Who’s up for a change of pace amidst a Fall season of gritty shooters and role-playing games? THQ has got you covered with the recent digital release of classic party game Apples To Apples, the game of hilarious comparisons.
For anyone unfamiliar with the game, first shame on you! The game is played with 3-6 people, although the card game allows for more. The game is split into rounds, and each round has a judge. The judge draws a green card, which will have an adjective on it like “boring” or “chewy.” Everyone else has a hand full of red cards with nouns on them like “California” or “Winston Churchill.” The players have to pick a red card they think is most like the judge’s green card. The red cards are shuffled, and the judge picks one. The player who wins the round gets to keep the green card. The game goes until one player collects the predetermined amount of green cards to win the game.
The game also has golden cards, which do things such as steal a card from a player or force another player to draw an entirely new hand. These can be opted-out.
The card game is great fun, and a staple of my own high school years. But how does the digital rendition work?
The game is split into three different modes: single-player, local multi-player and online multi-player. The single-player works much like the other word-game Boggle. The player is presented a clue and a few words on the easier levels. The player is tasked with finding the correct word in the jumble of letters. On harder levels the list of words is replaced entirely with question marks.
Let me put it this way, if you’re buying this game, you aren’t buying it for the single-player, or at least you shouldn’t. Not only is it near impossible to figure out the intention of a descriptor word with a noun when drawn by the computer, but it’s not real Apples To Apples.
It should be noted that there are a bunch of unlockables in the game too. Players can unlock new apple avatars like pirates and rock stars and knights, along with themes like castles, the moon and a desert. Sure, it doesn’t add much, but it’s something to personalize the experience a bit.
I was concerned with how the local multi-player would work, as secrecy is a major factor of picking cards and judging the best one. The local gameplay works exactly as you’d expect in this case. Of four players on screen, one is chosen as judge, and the other three have to pick cards. The players picking the cards have one of their cards at a time displayed on screen. The tool put in place to help keep that secrecy a bit is a “secret choice” button. Hit this button on the card you want and you’ll silently choose that one, while allowing yourself to pick a different card to throw off your enemies. It works better than I expected, but still isn’t what you should buy this game for.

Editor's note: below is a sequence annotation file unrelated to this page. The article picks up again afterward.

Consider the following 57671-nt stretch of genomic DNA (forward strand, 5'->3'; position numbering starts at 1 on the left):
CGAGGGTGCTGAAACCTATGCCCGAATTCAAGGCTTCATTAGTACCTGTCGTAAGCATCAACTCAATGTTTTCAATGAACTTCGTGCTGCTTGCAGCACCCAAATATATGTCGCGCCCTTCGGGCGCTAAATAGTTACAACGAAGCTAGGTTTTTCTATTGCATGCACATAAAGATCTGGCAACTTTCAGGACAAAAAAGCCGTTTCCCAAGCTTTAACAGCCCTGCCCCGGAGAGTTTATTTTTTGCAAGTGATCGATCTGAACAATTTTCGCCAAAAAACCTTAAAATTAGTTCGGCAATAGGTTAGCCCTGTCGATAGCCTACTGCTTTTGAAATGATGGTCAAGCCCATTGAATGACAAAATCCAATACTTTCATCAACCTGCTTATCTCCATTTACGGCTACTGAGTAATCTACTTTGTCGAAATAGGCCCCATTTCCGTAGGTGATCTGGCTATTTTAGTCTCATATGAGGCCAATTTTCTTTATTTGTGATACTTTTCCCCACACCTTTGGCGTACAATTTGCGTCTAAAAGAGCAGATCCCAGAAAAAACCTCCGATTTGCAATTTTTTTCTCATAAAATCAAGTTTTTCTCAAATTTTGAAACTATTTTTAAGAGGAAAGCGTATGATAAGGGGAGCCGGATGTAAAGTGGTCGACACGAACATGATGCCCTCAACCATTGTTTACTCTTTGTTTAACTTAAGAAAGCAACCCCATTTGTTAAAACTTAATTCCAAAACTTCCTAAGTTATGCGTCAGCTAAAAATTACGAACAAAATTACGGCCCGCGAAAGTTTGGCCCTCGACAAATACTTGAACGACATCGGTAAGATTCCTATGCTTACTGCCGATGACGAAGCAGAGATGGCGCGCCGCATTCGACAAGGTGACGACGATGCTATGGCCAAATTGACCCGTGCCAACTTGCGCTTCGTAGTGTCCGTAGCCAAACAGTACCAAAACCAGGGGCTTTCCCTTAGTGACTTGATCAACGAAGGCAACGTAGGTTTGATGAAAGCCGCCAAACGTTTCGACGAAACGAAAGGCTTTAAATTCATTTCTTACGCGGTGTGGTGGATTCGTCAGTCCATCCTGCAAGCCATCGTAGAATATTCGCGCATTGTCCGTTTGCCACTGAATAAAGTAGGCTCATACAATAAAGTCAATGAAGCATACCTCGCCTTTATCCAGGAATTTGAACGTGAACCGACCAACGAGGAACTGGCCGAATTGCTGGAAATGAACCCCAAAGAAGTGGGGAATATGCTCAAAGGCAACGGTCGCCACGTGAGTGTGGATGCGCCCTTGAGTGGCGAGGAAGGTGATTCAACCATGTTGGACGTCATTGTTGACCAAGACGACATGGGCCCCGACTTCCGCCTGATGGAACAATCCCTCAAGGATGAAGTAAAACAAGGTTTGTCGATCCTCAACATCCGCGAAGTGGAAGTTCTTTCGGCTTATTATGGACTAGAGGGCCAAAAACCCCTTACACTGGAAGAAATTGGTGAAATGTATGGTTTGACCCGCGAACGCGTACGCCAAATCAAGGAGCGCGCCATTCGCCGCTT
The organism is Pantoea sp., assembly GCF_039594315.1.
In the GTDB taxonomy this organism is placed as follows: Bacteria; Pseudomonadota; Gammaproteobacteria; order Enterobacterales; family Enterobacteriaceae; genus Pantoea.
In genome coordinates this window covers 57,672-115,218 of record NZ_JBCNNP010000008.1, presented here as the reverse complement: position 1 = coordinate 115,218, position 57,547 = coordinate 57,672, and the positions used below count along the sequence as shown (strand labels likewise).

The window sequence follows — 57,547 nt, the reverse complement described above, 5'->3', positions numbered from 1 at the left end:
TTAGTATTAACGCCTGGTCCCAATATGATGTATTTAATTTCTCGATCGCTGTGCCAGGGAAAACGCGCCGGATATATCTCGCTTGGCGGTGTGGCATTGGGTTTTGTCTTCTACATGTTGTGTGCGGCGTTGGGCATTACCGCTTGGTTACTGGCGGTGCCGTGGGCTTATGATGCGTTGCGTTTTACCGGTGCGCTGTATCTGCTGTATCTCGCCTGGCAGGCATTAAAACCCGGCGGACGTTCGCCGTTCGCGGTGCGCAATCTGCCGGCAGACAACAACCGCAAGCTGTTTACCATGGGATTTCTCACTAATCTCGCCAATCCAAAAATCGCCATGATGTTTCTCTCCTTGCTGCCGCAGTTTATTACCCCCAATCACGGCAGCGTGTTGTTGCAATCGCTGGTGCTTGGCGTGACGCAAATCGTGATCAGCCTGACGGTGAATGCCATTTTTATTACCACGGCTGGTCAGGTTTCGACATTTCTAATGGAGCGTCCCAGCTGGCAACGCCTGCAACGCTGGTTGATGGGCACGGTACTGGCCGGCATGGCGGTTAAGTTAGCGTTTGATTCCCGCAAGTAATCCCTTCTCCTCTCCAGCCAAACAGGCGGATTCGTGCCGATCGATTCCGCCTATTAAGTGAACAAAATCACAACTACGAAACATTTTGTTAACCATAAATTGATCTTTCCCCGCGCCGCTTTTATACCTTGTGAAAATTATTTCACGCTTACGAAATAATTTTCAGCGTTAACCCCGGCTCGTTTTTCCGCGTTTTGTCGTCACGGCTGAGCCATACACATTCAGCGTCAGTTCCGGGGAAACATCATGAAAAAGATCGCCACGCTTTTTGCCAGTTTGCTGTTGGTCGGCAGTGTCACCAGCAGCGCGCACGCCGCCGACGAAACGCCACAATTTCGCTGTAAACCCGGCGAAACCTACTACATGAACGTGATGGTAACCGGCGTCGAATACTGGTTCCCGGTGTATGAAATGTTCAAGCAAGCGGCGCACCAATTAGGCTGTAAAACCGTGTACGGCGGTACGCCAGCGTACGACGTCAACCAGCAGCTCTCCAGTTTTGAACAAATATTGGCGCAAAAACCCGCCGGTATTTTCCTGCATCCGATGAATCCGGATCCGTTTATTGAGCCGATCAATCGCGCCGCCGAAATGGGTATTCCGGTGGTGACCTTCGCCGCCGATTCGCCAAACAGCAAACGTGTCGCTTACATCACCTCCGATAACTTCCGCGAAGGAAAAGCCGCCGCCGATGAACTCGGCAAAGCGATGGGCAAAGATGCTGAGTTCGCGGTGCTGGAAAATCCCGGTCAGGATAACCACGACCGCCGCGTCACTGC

Online multi-player in this game is one of the single greatest experiences you can have with friends on Xbox LIVE. Up to six players can join the fun online, and everything works perfectly. Cards are secret, conversations are hilarious, everyone usually begins playing seriously and ends up playing more ironically, (I’m particularly fond of winning the “excruciating” round with the “Mariah Carey” card).
The only kicker, and I know this isn’t any fault on the developers or anyone involved with the actual making of the game, is the community. Out of several dozen matches I’ve played within the last few days, many of them had to be either with friends I could convince to buy the game, or the same people over and over again. This is because there isn’t much of a large community for the game yet.
With that, I urge anyone interested to pick up the game, convince their friends to get the game, and jump online. I can speak from experience with the physical card game that there are some potentially hilarious nights ahead of you if you can manage to get a bunch of dedicated people playing. I’ve already recommended the game to nearly every single one of my friends because games will very much take a path depending on the people that play it. Sure there may be a few glitches that still need to be ironed out of the online, and the single-player and local play really aren’t the greatest thing in the world, but the online play with friends is worth the $10 alone.
I sincerely hope that Apples To Apples gets up there with Uno and Texas Hold ‘Em as one of those games that reaches insane popularity because it’s a great way to spend a night with some friends. But as of right now, the only thing holding back an otherwise great party game is a lack of awareness.
This review is based on an Xbox 360 copy of the game that was provided to us for review purposes.
Apples To Apples is a simple party game that could lead to hours of fun and endless amounts of jokes amongst you and your friends.